Police announced the arrest of Noe Guillen-Velasquez, 22, of Silver Spring. They said he assaulted the pastor. He was being held Tuesday on $50,000 bond.
In its own way, the crime was a big deal. People who heard about it were stunned. Here were kids in a tiny congregation — 50 active members — collecting pennies and dropping them into the water cooler jug during services, only to have someone break in and haul the jug away.
“It just really ticked me off,” said Verlin Gingerich, a 70-year-old farmer and rancher in Idaho who read about the crime online. “I thought, ‘Okay, I can help them out a little.’ ”
So he mailed the church a check for $100.
The church received nearly $4,500 in donations — in the form of checks and pennies, said Ella Redfield, a pastor at the church. They used about $1,000 of it to install an alarm system and a new door. With the kids still pitching in, the penny count now stands at 250,000. The church will soon convert the pennies to checks so that the money can be donated, along with the additional check donations, to social service organizations that work with children.
“God has a way of taking something ugly and using that ugly moment and transforming it into something great, something beautiful,” she added.
After the crimes, detectives zeroed in on Guillen-Velasquez fairly quickly, according to court papers. They found one penny on the ground near a side door and, continuing away from the church, found another near a fence that separates the church driveway from the back yard of a condemned house, police said.
In that house, they found pennies on the floor. They also found Guillen-Velasquez, determined that he lived there and arrested him for trespassing, according to court records.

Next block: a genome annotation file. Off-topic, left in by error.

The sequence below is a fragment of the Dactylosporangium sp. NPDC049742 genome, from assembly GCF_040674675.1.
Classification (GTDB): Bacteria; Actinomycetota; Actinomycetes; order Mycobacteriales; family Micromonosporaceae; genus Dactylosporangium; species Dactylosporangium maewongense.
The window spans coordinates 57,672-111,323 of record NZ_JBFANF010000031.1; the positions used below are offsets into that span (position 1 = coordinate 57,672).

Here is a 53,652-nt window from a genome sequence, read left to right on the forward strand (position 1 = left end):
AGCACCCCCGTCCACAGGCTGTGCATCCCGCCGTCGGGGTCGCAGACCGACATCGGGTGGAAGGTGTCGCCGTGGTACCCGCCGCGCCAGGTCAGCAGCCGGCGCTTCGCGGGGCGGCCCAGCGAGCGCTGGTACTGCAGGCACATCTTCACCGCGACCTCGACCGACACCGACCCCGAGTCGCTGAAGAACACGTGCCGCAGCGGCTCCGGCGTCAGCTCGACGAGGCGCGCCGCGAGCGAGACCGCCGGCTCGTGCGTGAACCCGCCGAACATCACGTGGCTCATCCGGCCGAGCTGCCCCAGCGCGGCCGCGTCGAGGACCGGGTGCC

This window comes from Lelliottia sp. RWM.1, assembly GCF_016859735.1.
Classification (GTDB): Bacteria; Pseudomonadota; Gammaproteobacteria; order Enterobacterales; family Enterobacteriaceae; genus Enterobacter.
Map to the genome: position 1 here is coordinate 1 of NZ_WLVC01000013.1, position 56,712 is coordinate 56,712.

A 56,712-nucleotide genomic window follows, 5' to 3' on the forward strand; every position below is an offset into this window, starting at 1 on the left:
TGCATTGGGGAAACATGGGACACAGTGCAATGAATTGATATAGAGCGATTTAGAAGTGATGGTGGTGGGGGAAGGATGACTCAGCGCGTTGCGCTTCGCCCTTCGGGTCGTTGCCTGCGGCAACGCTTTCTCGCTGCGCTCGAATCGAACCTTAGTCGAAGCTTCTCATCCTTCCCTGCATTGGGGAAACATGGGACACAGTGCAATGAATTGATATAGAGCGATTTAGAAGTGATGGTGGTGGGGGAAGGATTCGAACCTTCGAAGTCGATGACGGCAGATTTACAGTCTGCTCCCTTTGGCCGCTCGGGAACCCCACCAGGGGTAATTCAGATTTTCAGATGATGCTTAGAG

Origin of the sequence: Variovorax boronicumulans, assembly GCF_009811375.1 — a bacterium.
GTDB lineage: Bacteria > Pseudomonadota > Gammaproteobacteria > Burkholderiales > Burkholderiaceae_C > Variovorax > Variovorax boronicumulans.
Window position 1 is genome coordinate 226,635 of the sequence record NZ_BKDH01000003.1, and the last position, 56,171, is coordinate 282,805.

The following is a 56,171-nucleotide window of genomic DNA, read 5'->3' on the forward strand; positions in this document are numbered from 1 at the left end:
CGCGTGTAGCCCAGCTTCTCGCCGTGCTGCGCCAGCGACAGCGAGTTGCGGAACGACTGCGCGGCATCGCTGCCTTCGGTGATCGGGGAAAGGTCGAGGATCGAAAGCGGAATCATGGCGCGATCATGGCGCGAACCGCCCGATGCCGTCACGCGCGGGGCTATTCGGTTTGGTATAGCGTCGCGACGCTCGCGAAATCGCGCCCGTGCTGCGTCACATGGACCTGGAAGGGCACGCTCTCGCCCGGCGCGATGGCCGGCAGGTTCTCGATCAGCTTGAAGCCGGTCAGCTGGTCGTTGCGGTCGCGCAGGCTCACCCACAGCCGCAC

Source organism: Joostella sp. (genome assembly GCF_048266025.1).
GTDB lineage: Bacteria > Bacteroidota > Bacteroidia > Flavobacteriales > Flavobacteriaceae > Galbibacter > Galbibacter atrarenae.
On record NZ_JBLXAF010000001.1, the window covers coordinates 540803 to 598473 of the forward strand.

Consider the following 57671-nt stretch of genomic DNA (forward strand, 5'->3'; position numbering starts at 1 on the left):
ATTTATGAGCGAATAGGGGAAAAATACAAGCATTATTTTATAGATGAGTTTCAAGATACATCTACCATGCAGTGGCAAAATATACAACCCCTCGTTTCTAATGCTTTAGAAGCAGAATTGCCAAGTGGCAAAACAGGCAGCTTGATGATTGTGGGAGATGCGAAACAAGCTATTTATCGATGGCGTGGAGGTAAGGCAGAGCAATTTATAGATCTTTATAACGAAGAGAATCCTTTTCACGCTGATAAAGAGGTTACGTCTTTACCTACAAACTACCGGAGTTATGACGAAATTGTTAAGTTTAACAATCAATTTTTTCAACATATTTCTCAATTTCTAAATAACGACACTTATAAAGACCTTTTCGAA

The key physical evidence came in the preacher attack: A black knit hat was left by the assailant. When DNA evidence was analyzed, it matched Guillen-Velasquez. He admitted that he was in the church at the time of the assault, police said, but denied swiping the pennies.
Detectives found a water cooler jug in a dumpster outside the church. It had been smashed open, but it didn’t yield fingerprints or DNA evidence, said Cpl. Mike Burgess, a Montgomery detective.
Burgess said he will discuss with prosecutors whether to file other charges against Guillen-Velasquez.
Guillen-Velasquez could not be reached for comment. Court records do not show whether he has an attorney in the assault case.
According to court records, Guillen-Velasquez’s father, Victor Guillen, obtained a restraining order against him in 2009, and Guillen-Velasquez moved out of the house.
“Before, he was nice,” Victor Guillen said Tuesday, adding that his son fell in with the wrong crowd. “He changed a lot. Before, he would listen.”
Victor Guillen said his son recently moved back in with him, and detectives showed up at 6 a.m. on a recent day to arrest him. They told Victor Guillen that his son was suspected in the church break-in and the stealing of the pennies, Guillen said.
“I don’t know if it’s true or not,” he said.
Staff researcher Julie Tate contributed to this report.